Marylanders appear to be staying home, after all.
The state saw sharp drops last month in every travel metric amid the global coronavirus pandemic — an indication many are heeding Gov. Larry Hogan’s stay-at-home order and canceling or postponing nonessential flights, transit rides, highway drives and other trips, state transportation officials say.
Here’s how COVID-19 is affecting Maryland’s various modes of transportation:
The state won’t receive total passenger numbers from airlines for at least a month, but the number of departing passengers screened at BWI Marshall Airport by the Transportation Security Administration dropped by more than half in March, officials said.
The 403,556 departing passengers screened at Baltimore-Washington International last month represented a nearly 54% drop from March 2019, according to TSA data.
The passenger totals from the first day and last day of the month, respectively, paint a portrait of an airport growing increasingly quiet as more people began to grasp the seriousness of the situation and stay home.
The number of passengers Sunday, March 1 was up slightly — 2.8% — from the first Sunday of the month a year earlier. By the last day of the month, passenger volumes had dropped nearly 93% from the previous year, according to the Maryland Department of Transportation.
BWI’s numbers mirrored a national drop in air travel. TSA screened just over 35 million passengers nationwide last month, down more than 51% from the same month in 2019.
Those numbers have continued to plummet. Fewer than a million people across the U.S. boarded planes Sunday — a new low and a 96% decrease from the same Sunday a year ago, the TSA said.
Bridges and tunnels
The average daily traffic by week at Maryland’s bridges and tunnels followed a similar trajectory, with a small bump at the beginning of the month, followed by significant drop later in March, officials said.
The first week saw a 3% increase in traffic at the state’s bridges and tunnels from the same week in 2019. By the second week, daily traffic had dropped 7% from the same month a year earlier. The third week, traffic was nearly 30% lower than usual. By the fourth week, average daily traffic was down 47% from the same week in 2019.
The figures provided by the state, based on toll transaction counts, do not include the Intercounty Connector (ICC/Maryland Route 200) or the John F. Kennedy Memorial Highway express lane tolls.
MTA buses, Baltimore Metro subway, light rail, MARC train
By the last week of March, after reductions in transit service, the Maryland Transit Administration’s total ridership had dropped 62% — to less than 700,000 riders from an average of more than 1.8 million in the same week in 2019, officials said.
The MARC train, which usually carries commuters daily between Baltimore and Washington, is running less frequently to slow the spread of the coronavirus and has seen a 94% drop in ridership as of the last week in March.
With the governor asking people to use transit only for essential travel, the MTA’s commuter buses saw a 91% drop, followed by drops in ridership on the light rail (85%), MTA Mobility (76%), Baltimore Metro Subway (75%) and core bus service (51%), according to the state transportation department.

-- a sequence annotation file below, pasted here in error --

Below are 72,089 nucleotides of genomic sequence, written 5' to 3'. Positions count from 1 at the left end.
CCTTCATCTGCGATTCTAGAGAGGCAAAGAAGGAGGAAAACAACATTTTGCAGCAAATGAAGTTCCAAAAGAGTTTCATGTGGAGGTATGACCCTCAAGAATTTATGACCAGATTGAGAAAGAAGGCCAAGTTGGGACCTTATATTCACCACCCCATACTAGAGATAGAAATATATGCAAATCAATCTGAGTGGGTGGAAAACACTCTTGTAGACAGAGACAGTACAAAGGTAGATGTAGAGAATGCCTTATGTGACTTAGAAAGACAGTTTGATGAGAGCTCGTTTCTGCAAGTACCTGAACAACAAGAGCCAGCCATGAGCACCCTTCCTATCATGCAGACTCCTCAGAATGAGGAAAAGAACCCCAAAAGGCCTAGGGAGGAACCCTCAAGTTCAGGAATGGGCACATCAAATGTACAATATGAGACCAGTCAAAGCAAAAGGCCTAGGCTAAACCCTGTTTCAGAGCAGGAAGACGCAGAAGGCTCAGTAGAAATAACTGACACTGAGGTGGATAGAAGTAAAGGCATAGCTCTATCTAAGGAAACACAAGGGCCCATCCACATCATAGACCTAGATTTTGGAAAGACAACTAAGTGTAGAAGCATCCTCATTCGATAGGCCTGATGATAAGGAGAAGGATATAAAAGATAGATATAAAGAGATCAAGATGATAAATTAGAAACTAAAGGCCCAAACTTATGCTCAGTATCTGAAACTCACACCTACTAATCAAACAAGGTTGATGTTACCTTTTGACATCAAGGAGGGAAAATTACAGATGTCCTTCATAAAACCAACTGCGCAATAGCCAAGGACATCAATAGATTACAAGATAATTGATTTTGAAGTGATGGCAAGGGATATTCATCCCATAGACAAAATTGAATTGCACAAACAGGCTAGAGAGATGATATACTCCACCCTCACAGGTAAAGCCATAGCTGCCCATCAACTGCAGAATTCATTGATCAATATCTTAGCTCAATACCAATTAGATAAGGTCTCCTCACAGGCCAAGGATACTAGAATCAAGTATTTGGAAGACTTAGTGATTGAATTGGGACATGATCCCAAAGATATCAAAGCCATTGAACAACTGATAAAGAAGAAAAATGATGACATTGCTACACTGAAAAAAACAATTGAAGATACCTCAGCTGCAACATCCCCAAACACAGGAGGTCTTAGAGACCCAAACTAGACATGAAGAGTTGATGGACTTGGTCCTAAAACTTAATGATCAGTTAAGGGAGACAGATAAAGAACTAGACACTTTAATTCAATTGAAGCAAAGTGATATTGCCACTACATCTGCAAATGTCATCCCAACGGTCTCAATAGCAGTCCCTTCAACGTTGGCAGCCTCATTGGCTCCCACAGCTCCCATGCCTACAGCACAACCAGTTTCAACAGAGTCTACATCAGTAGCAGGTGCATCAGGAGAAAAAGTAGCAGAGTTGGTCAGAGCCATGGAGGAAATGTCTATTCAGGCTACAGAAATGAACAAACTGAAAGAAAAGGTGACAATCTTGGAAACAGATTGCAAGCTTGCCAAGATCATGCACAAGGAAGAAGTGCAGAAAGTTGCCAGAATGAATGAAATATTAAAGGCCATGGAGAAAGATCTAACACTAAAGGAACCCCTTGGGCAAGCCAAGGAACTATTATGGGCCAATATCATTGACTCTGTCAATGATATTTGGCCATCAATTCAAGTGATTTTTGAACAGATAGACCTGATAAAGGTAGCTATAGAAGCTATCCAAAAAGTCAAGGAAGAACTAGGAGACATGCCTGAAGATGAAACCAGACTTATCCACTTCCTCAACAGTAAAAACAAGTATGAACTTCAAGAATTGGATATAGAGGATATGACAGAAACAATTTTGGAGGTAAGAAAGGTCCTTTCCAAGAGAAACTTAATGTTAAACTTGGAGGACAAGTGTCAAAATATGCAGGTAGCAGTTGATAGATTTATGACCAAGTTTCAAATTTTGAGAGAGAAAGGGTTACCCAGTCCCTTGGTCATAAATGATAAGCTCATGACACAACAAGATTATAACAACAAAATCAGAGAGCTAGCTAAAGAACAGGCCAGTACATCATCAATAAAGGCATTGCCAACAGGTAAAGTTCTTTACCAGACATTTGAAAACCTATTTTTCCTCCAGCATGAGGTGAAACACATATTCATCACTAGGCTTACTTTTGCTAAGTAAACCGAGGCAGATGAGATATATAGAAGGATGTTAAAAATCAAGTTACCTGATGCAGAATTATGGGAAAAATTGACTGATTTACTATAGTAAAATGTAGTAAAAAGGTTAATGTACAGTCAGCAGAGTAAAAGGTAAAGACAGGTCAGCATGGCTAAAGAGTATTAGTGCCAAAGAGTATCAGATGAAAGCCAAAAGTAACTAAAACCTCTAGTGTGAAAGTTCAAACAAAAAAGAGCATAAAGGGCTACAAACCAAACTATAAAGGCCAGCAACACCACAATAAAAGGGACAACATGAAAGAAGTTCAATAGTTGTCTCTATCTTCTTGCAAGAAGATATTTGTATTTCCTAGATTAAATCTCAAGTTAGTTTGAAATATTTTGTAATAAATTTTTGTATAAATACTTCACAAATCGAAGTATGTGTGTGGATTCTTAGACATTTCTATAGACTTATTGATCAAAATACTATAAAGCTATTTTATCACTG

The state has reduced bus service on 11 routes that were experiencing an 82% decline in ridership. The commuter bus is operating on an "S" schedule, and the light rail and Metro Subway are operating on reduced Saturday schedules on weekdays.
The reductions in transit service are intended to focus resources “on essential travel only during the COVID-19 emergency to protect employees, customers and the community," the state said.
The Port of Baltimore
The Port of Baltimore’s monthly cargo data for March is not yet available, but February saw a slight dip in the number of vessels and barges calling the port, according to state data.
The 113 vessels and barges that docked in Baltimore represented about a 6.6% drop from February 2019, officials said.
General cargo was down 4.4% in January and February, compared with the first two months of 2019.
Motor Vehicle Administration
Maryland shifted its Motor Vehicle Administration to appointments-only in mid-March, limiting hours and ultimately closing all offices March 21.
But the state agency still served 194,000 customers in person — a 37% decrease, according to state data.
The figures do not include self-service kiosk, online or mail-in transactions, which continue to be processed during the closure of MVA offices, the state said.
Maryland estimates its highway traffic volumes by using more than 50 automated traffic counters on interstate and U.S. routes and key arterial roads around the state.
The State Highway Administration’s weekly traffic estimates in March closely mirrored the traffic volumes seen at Maryland’s bridges and tunnels — a 3.2% year-over-year increase the first week, followed by a sharp downturn from normal over the following three weeks.
The second week saw a 5.4% decrease in average traffic volume, which dipped further to 26.8% the third week and ended the month down 44.5% in the last week, officials said.